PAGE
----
We stand at the gate of Brookdale Park Dog Park. My dog’s tail is wagging so hard his rear end is wagging too. He paws at the fence as I remove his leash and open the door. He rushes in, leaping and bounding. He licks the muzzles of his favorites while others, put off by his enthusiasm, turn away or show their teeth. I know I’ve already broken some dog park rule by not making him sit and calm down before entering, so I walk quickly over to where he is. He’s taken a stick from another dog and is leading a merry chase around the enclosure. “Go, Henry!” says another dog owner. I check my watch. My dog has an hour to run, play, and tussle – in short, tire himself out — before we go home.
Not all of our dog park entrances have gone as smoothly as the one described above. Both good and bad experiences have made dog parks a polarizing issue among dog owners. Some swear by them and use them regularly. Others avoid them on the advice of their vets or never return after a bad experience. I am well aware that not everyone loves dog parks, or is even on board with the concept of putting a group of unrelated dogs in an enclosure for an extended period of time. I’ve heard stories and witnessed some intense interactions between dogs—and between dog owners. If I hadn’t been so desperate to get my dog some exercise, I probably never would have gone back after the first few times, but I did.
Here is my family’s story.
Our journey to the dog park began in August of 2009 at the Mount Pleasant Animal Shelter in East Hanover, NJ. As first time dog owners, we told the adoption counselor we wanted a smaller, older dog, one we could easily handle. I had done some reading about dogs, but had almost no hand’s on experience with them. My pre-teen daughter had repeatedly asked for a dog, but I wrote her requests off as typical for a child her age. The truth was, I wanted a dog. I wanted to prove to myself that I could be a good dog owner, that I could bring a dog up right. Little did I know what I was in for.
A few days after our first visit to the shelter the counselor called to say she had the perfect dog for us: a 7-month-old hound mix named Gizmo. “I know you said you wanted an older, smaller dog,” she said, “but this guy has the perfect disposition and temperament for a family.” Skeptical but intrigued, I went to the shelter to check him out.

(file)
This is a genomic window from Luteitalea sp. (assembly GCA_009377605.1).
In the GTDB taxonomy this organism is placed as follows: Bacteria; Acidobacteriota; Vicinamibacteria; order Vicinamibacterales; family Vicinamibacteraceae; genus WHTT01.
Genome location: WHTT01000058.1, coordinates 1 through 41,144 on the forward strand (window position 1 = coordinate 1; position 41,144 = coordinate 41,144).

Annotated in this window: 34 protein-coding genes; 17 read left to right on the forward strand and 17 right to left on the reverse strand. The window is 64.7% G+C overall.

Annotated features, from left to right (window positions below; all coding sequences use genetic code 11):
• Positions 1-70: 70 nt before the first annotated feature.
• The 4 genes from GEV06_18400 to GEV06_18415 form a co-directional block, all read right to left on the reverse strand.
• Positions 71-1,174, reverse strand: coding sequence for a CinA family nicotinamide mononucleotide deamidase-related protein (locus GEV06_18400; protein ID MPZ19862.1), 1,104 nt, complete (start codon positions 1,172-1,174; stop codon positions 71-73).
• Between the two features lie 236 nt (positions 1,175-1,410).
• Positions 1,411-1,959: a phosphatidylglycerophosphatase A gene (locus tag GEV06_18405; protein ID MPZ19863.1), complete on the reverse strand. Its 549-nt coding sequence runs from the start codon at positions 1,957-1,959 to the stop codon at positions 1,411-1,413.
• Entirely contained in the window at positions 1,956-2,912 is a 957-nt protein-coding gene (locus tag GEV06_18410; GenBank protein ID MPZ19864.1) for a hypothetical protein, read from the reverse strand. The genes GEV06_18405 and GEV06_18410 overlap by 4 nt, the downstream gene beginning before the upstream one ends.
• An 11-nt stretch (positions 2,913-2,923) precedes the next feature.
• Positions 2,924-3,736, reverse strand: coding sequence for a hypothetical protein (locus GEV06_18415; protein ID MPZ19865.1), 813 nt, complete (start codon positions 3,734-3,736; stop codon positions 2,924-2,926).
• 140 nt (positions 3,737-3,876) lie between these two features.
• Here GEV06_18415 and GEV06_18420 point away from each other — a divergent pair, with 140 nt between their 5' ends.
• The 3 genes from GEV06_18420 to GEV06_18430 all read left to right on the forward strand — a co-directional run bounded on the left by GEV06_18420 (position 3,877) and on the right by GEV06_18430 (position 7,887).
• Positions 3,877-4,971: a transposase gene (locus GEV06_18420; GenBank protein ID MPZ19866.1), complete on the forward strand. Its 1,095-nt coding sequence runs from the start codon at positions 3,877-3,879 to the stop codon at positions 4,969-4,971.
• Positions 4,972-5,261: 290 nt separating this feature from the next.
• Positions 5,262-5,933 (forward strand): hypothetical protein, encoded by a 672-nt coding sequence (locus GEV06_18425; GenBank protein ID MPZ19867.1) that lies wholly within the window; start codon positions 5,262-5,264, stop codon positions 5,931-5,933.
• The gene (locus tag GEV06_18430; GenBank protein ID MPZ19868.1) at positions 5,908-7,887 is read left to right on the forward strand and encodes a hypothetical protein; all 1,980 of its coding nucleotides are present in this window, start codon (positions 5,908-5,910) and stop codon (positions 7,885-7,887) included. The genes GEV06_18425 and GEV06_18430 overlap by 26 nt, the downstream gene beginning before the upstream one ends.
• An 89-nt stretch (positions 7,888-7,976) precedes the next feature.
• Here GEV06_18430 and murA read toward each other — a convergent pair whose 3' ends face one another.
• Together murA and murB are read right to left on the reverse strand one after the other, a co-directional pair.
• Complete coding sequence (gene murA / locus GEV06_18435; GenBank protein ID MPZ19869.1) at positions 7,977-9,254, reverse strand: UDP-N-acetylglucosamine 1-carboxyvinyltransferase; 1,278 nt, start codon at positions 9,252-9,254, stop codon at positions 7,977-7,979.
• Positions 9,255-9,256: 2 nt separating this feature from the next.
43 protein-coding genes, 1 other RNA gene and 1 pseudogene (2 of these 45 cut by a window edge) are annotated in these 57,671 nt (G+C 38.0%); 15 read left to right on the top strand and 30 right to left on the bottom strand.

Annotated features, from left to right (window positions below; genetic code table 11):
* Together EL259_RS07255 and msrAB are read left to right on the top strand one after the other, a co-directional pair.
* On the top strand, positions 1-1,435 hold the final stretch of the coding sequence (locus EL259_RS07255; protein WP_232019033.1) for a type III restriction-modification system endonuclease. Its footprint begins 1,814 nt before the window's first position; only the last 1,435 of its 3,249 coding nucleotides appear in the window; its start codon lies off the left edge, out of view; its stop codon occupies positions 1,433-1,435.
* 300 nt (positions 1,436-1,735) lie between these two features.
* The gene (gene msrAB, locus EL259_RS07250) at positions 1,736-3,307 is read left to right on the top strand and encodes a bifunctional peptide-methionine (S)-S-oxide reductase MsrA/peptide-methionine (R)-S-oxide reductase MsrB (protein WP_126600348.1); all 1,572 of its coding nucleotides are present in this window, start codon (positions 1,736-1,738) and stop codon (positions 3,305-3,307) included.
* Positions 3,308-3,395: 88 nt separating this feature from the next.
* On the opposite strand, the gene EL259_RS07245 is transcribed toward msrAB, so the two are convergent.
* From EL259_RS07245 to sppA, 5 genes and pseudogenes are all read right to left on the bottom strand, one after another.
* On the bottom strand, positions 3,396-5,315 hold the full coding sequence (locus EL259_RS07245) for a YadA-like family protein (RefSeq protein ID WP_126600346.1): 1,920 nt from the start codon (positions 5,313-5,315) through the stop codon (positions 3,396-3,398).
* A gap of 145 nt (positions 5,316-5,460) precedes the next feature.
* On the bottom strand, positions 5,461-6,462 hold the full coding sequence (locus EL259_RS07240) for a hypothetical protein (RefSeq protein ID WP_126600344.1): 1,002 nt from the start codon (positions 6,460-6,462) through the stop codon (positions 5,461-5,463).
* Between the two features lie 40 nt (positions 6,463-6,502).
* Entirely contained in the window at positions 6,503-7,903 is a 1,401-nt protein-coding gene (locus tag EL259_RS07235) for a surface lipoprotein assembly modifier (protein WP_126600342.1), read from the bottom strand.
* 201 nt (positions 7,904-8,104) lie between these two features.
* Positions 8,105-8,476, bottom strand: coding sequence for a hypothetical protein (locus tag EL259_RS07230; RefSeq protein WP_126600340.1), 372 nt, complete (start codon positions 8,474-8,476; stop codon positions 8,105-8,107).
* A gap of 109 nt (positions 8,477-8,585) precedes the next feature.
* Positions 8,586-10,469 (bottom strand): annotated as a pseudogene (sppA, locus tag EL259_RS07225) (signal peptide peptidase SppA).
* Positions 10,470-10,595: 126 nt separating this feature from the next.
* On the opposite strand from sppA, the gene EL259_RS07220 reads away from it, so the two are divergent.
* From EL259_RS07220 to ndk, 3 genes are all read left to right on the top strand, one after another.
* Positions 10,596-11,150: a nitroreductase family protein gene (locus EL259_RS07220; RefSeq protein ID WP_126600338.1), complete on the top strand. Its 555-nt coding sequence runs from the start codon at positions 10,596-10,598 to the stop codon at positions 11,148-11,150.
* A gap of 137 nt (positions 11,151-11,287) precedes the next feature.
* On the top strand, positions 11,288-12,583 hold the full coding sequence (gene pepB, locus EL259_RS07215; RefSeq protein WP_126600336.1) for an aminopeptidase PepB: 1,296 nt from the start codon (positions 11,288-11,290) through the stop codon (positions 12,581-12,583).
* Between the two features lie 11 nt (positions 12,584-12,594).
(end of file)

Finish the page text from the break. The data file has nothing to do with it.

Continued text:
Gizmo was a textbook woebegone hound: sad eyes, droopy ears, big paws, and almost no energy. He didn’t even get up when I came to his kennel to say hello. When I pointed out other dogs in the shelter that day as possible candidates, the counselors said things like, “Oh no, that dog is way too mouthy for a house with kids,” or “No, that guy has food issues.” Then another visitor to the shelter stopped in front of Gizmo’s kennel, took one look at him, pointed and said emphatically, “That is going to be one good dog.” Somehow, I had to agree. We decided to take a chance.
Once home with us, and renamed Henry, our new dog shook off his shelter shock and got his puppy on. He could vault over his crate in a single bound. He would fly through the air and rip my sweatshirt to shreds. My arms were covered with bruises from his playful mouthing. I did my best to keep up with his exercise needs with long walks that left me foot sore and Henry looking for new things to jump over. Fencing our yard in helped a little, but by then I had read a little of Cesar Millan’s book that likened shutting a dog in your yard akin to putting him in a fish bowl. I wasn’t going to be that kind of dog owner, remember? But one day after two hour-long walks that did nothing to calm Henry down, I burst into tears. It was time to ask for help.